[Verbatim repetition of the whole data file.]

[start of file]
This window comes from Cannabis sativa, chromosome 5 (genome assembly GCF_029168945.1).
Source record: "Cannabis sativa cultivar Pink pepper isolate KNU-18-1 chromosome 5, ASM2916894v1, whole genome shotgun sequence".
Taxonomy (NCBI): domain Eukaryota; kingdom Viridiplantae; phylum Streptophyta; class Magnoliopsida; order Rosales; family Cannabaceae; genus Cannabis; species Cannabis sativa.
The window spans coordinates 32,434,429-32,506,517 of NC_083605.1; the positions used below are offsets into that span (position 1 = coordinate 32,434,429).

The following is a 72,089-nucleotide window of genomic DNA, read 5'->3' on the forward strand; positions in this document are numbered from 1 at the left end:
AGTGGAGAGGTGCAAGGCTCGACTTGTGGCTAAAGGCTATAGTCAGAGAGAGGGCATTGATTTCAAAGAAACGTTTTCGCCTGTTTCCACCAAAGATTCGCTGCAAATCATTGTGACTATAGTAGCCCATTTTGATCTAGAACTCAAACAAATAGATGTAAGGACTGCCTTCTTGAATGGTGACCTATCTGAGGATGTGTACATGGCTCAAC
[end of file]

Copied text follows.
This window comes from Cannabis sativa, chromosome 5 (genome assembly GCF_029168945.1).
Source record: "Cannabis sativa cultivar Pink pepper isolate KNU-18-1 chromosome 5, ASM2916894v1, whole genome shotgun sequence".
Taxonomy (NCBI): domain Eukaryota; kingdom Viridiplantae; phylum Streptophyta; class Magnoliopsida; order Rosales; family Cannabaceae; genus Cannabis; species Cannabis sativa.
The window spans coordinates 32,434,429-32,506,517 of NC_083605.1; the positions used below are offsets into that span (position 1 = coordinate 32,434,429).

The following is a 72,089-nucleotide window of genomic DNA, read 5'->3' on the forward strand; positions in this document are numbered from 1 at the left end:
AGTGGAGAGGTGCAAGGCTCGACTTGTGGCTAAAGGCTATAGTCAGAGAGAGGGCATTGATTTCAAAGAAACGTTTTCGCCTGTTTCCACCAAAGATTCGCTGCAAATCATTGTGACTATAGTAGCCCATTTTGATCTAGAACTCAAACAAATAGATGTAAGGACTGCCTTCTTGAATGGTGACCTATCTGAGGATGTGTACATGGCTCAAC